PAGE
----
Archive for Public Interest Law News Bulletin

PSJD Public Interest News Digest – May 12, 2017

by Christina Jackson, NALP Director of Public Service Initiatives & Fellowships

Happy Friday! Happy Mother’s Day to all the Moms, Grandmoms, Mom figures, female role models, and just plain strong women stepping up every day to help the generations that follow. It seems there are so many forces at work right now trying to take us back, keep us down, make us less. Let’s take this weekend (and every other day) to celebrate and appreciate ALL females!!

Here are the week’s headlines:

  • Sacramento to provide city-funded legal services to immigrants;
  • Saskatchewan to explore letting non-lawyers provide some legal services;
  • Harvard Law Review establishes public interest fellowship;
  • Texas Access to Justice Foundation establishing endowment to assist veterans;
  • Montana lawyers provided $18 million in pro bono legal services in 2016;
  • Advocacy group sues U.S. after being warned to stop providing legal advice;
  • Columbia Law School receives $15 Mil gift for new scholarships for public interest students and clinical professorship;
  • Governor’s appointment gives Oregon Supreme Court first female majority;
  • ABA launches study of biases encountered by LGBT-plus and disabled lawyers;
  • San Antonio to fund educational and legal aid services for immigrants;
  • Spotlight on Outstanding Public Servants; and
  • Super Music Bonus!

The summaries:

May 5, 2017 – “Undocumented immigrants in Sacramento will have city-funded legal services as soon as next month to fight deportation and ‘prepare for the worst’ as their fears grow about federal immigration enforcement. Sacramento City Council members voted unanimously late Thursday to set aside up to $300,000 for a network of legal, educational and faith-based nonprofit groups that will help residents with immediate immigration problems and advise them how to protect children and assets if parents are deported. The network also would educate them on their rights.” (The Sacramento Bee)

May 5, 2017 – “An 11-person team of law professionals and members of the public has been assembled to look at whether to allow non-lawyers to provide some legal services to Saskatchewan residents, as the provincial government explores expanding legal services. According to a government news release issued Friday, the project is a joint effort between the Ministry of Justice and the Law Society of Saskatchewan. ‘We know there’s interest in exploring new ways to access and provide legal services, and this task team is going to explore potential opportunities around that for us,’ Justice Minister and Attorney General Gordon Wyant said in Friday’s release. The task force is expected to make its recommendation within the next year year.” (CBC News)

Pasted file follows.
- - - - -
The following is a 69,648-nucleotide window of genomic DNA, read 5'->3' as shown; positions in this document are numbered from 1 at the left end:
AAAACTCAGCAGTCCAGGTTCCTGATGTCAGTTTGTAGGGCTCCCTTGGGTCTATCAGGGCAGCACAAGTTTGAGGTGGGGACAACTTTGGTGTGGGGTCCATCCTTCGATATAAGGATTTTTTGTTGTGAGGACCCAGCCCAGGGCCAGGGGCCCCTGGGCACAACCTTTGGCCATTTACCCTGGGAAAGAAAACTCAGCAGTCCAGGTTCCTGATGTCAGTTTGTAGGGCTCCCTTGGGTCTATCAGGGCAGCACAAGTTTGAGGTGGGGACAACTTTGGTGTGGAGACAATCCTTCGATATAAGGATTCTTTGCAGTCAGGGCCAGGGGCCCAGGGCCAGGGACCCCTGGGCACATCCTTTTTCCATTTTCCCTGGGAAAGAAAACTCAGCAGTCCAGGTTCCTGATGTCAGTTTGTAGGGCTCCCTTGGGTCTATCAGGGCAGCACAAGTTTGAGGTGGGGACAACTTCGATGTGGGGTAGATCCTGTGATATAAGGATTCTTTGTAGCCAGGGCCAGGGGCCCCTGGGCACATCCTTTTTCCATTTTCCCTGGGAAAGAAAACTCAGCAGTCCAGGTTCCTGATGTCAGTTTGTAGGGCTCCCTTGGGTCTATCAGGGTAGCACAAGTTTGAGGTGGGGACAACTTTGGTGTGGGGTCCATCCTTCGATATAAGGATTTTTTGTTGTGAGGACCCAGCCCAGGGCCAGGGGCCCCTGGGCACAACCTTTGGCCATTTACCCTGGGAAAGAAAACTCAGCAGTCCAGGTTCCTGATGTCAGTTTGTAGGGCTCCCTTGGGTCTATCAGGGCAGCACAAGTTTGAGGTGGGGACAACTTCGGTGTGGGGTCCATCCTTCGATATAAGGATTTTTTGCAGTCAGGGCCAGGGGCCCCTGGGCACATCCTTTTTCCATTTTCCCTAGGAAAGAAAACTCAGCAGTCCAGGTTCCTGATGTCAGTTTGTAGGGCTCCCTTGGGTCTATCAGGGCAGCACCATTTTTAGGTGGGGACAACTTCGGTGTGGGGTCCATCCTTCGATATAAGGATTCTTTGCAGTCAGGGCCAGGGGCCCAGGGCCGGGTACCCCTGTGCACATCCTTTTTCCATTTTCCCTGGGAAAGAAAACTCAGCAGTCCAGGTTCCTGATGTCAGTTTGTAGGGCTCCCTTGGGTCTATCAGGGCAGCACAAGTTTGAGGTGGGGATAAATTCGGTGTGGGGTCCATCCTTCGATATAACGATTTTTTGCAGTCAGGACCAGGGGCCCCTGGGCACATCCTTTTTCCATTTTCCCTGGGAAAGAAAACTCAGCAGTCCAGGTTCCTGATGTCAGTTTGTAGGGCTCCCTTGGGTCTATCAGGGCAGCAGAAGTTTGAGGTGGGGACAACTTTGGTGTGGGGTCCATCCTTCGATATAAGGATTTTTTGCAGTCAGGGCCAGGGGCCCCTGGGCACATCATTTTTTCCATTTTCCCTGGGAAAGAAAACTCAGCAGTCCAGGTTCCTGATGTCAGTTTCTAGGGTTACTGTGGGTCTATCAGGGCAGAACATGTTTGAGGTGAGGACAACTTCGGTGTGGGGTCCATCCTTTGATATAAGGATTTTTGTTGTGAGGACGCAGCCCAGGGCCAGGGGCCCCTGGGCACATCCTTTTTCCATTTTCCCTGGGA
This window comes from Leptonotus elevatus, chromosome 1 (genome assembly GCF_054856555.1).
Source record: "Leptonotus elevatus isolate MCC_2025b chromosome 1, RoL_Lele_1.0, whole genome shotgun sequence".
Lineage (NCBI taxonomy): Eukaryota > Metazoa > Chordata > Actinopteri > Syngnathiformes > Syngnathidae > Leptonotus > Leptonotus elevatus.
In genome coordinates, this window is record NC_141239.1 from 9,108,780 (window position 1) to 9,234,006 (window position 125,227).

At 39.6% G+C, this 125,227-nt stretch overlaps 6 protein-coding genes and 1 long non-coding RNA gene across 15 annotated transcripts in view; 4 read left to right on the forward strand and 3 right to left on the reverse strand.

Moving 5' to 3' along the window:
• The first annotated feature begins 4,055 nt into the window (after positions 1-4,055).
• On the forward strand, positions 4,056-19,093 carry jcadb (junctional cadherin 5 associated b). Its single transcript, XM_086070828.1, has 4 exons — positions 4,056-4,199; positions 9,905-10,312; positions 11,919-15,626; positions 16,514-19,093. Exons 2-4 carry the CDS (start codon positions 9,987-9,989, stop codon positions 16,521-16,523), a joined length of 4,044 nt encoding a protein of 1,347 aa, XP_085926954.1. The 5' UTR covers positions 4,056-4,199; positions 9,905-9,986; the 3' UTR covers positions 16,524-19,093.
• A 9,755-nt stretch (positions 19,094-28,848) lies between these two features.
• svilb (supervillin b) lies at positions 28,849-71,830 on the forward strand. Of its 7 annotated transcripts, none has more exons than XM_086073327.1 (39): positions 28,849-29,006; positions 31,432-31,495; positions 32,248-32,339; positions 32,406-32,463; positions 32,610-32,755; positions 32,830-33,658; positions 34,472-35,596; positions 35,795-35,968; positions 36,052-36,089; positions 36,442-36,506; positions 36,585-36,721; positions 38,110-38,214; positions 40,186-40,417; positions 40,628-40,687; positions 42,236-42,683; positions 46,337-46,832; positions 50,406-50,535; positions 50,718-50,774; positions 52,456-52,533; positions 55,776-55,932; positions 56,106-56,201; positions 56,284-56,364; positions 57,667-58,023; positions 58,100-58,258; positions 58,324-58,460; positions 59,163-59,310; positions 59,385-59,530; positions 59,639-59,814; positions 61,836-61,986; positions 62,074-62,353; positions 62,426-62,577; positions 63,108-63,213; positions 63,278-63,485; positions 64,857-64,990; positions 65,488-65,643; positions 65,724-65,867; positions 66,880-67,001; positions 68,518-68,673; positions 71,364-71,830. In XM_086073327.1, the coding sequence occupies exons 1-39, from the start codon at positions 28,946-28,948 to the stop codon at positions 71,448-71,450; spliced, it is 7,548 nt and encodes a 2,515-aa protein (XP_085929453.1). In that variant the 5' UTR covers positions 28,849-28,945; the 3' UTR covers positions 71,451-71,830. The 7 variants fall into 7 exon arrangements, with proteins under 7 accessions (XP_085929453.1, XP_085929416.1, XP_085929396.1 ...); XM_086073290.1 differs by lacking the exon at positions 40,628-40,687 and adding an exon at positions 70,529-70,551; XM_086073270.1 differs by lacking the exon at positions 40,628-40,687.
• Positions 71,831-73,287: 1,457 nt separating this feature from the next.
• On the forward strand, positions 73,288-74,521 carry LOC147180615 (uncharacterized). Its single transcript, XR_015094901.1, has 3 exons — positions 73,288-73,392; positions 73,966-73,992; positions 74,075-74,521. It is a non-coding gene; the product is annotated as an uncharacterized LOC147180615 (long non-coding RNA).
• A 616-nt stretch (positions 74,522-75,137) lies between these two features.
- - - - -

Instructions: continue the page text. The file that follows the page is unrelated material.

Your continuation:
May 8, 2017 – “The Harvard Law Review has announced the creation of a public interest fellowship, which will enable one recent Harvard Law graduate to spend a year following law school working in public service. The program’s inaugural fellow, who will be selected in the fall of 2017, will receive funding to support a year of work in a public interest-related role within a nonprofit organization, the government, or another institution. The fellow will have the opportunity to have a short piece relating to his or her work considered for publication in the Law Review’s online Forum at the end of the year. Said Assistant Dean for Public Service Alexa Shabecoff: ‘I’m thrilled that the Law Review will be funding a public interest fellowship. There is such great need for public interest lawyers but most organizations don’t have the budget to hire to meet the need.  At the same time, so many stellar HLS students want to do public interest work but are confronted by a scarcity of entry-level public interest positions. This new fellowship will help an amazing HLS student launch their public interest career while providing badly needed services.’ The fellow will receive a $65,000 stipend and healthcare benefits. A committee of Law School professors independent of the Law Review will select a student or recent graduate with a demonstrated interest in both public interest work and legal scholarship. Any person who will graduate from Harvard Law School at the end of the academic year in which he or she applies, or who has graduated from the Law School in either of the previous two years, will be eligible to apply for the fellowship.” (Harvard Law Today)

May 9, 2017 – “Hoping to help veterans get access to health care, housing and other needs, the Texas Access to Justice Foundation is establishing an endowment to pay for free legal services. The Joe Jamail Endowment for Veteran Legal Services will help Texas veterans ‘successfully integrate back into civilian life and secure the rights and benefits for which they risked their lives,’ the Justice Foundation said in a news release. Texas has 1.67 million veterans, the second-largest veteran population in the country, according to the foundation.” “Last year, the foundation helped about 8,000 veterans, and, with the endowment, foundation leaders are hoping to ‘one day have sufficient funding to be able to serve the legal needs of all veterans.'” (My Statesman)